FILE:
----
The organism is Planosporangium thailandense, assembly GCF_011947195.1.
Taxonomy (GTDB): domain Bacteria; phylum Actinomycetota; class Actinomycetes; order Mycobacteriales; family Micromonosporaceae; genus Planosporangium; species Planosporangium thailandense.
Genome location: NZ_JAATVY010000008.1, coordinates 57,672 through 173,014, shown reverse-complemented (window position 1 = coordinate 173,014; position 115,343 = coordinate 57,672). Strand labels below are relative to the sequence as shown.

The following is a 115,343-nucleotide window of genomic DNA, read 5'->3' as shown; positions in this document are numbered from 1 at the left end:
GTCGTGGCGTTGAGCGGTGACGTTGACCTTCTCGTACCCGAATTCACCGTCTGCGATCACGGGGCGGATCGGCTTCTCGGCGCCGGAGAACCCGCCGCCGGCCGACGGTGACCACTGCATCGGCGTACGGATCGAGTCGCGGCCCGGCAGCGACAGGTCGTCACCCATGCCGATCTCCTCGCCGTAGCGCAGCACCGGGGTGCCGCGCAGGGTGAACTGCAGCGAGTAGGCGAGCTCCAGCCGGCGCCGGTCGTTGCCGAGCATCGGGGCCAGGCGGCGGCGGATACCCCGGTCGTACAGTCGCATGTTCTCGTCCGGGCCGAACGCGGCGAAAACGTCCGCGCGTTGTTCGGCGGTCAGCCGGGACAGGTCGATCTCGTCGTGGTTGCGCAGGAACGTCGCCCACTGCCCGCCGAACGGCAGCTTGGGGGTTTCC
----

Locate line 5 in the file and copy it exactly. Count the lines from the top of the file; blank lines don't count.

GTCGTGGCGTTGAGCGGTGACGTTGACCTTCTCGTACCCGAATTCACCGTCTGCGATCACGGGGCGGATCGGCTTCTCGGCGCCGGAGAACCCGCCGCCGGCCGACGGTGACCACTGCATCGGCGTACGGATCGAGTCGCGGCCCGGCAGCGACAGGTCGTCACCCATGCCGATCTCCTCGCCGTAGCGCAGCACCGGGGTGCCGCGCAGGGTGAACTGCAGCGAGTAGGCGAGCTCCAGCCGGCGCCGGTCGTTGCCGAGCATCGGGGCCAGGCGGCGGCGGATACCCCGGTCGTACAGTCGCATGTTCTCGTCCGGGCCGAACGCGGCGAAAACGTCCGCGCGTTGTTCGGCGGTCAGCCGGGACAGGTCGATCTCGTCGTGGTTGCGCAGGAACGTCGCCCACTGCCCGCCGAACGGCAGCTTGGGGGTTTCC